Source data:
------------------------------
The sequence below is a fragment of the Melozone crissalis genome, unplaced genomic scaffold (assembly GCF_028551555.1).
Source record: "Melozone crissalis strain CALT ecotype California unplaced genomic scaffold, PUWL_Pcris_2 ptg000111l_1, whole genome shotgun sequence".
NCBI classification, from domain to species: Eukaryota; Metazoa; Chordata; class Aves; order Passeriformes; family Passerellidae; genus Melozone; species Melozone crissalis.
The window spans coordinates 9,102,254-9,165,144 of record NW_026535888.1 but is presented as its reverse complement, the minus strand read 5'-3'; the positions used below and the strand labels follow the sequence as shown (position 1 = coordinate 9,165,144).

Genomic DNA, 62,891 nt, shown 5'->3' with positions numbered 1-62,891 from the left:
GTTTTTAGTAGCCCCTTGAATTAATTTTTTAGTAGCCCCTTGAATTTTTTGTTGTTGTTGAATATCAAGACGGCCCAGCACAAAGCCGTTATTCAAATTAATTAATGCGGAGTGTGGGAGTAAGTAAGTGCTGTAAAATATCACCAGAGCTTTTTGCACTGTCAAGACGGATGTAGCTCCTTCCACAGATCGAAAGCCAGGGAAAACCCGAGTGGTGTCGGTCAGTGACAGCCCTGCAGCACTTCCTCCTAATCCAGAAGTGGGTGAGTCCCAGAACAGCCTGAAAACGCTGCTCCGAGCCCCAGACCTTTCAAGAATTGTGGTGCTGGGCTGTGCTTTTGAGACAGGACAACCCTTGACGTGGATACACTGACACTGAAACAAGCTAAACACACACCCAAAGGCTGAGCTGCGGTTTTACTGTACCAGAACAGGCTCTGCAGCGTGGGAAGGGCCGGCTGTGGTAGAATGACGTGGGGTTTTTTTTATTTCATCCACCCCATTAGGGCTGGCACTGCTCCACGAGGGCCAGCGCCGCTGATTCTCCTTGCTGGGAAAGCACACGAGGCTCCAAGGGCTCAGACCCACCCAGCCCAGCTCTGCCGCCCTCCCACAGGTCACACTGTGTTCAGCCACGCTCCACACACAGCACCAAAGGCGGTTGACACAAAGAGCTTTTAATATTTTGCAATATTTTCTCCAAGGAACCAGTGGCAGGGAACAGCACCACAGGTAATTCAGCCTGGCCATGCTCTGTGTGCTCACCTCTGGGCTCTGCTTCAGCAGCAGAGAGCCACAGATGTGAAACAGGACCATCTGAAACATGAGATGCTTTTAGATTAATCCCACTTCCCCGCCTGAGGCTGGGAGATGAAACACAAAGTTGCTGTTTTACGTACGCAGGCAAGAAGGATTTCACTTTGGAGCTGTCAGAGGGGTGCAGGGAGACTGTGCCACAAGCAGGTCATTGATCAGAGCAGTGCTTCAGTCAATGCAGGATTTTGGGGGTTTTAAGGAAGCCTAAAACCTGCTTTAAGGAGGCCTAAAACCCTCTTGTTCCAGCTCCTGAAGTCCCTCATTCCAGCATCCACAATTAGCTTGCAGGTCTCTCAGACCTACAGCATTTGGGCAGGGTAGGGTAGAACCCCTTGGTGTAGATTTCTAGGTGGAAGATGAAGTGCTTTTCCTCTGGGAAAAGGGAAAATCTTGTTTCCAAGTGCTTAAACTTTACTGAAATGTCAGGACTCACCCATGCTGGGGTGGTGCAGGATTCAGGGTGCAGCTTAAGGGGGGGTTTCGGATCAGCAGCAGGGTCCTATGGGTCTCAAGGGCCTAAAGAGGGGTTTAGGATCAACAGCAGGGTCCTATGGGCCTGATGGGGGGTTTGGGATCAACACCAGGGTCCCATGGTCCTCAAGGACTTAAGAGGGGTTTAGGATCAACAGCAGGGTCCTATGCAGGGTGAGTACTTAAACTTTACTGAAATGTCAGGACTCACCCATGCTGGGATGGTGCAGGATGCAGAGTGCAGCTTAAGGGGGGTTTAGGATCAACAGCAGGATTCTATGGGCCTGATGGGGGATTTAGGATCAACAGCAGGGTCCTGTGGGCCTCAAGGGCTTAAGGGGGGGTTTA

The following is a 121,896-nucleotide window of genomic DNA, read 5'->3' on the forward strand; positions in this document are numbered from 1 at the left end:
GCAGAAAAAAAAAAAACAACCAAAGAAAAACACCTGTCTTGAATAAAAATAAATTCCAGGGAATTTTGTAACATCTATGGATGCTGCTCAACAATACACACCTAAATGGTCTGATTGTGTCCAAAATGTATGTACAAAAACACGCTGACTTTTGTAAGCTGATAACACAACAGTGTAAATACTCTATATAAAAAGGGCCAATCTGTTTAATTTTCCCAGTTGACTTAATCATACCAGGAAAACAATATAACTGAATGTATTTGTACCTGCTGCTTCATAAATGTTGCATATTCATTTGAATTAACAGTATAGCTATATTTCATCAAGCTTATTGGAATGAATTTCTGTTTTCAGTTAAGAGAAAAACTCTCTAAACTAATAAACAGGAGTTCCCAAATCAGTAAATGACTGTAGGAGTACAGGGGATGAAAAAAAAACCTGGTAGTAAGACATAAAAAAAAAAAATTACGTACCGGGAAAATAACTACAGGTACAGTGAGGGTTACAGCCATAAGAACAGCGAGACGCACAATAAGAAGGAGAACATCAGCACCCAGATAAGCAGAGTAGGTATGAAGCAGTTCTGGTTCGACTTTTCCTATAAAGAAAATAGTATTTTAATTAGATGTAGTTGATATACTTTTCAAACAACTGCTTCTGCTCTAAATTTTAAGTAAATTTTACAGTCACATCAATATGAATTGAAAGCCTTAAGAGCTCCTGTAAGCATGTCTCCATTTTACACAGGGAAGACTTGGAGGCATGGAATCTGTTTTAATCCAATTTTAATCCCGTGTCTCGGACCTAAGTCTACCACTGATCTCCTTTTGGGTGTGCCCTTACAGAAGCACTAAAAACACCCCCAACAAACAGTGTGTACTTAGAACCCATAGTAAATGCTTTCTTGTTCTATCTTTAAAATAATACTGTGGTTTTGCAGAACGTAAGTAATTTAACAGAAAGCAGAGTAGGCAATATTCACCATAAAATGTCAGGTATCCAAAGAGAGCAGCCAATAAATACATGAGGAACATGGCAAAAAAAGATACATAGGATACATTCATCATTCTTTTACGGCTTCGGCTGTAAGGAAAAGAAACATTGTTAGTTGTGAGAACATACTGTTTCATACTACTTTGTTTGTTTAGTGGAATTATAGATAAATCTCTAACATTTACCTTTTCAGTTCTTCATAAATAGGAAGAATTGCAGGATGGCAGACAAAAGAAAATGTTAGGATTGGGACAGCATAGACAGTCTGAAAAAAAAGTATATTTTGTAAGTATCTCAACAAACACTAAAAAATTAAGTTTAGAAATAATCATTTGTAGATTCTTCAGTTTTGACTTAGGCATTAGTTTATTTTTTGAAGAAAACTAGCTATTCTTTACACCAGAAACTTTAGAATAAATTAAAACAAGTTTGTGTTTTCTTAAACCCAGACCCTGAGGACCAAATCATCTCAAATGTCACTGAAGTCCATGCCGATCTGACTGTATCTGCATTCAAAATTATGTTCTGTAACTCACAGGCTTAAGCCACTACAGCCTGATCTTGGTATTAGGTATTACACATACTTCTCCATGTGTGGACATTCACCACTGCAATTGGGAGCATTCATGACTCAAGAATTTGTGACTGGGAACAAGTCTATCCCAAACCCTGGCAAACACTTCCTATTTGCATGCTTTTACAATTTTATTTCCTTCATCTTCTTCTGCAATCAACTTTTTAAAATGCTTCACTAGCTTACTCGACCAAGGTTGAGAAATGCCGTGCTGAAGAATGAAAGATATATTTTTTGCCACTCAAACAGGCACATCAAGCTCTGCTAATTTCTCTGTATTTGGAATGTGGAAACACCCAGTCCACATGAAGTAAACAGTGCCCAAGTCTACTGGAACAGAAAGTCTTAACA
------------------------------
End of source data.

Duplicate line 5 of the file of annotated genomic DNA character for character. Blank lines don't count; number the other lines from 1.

Genomic DNA, 62,891 nt, shown 5'->3' with positions numbered 1-62,891 from the left: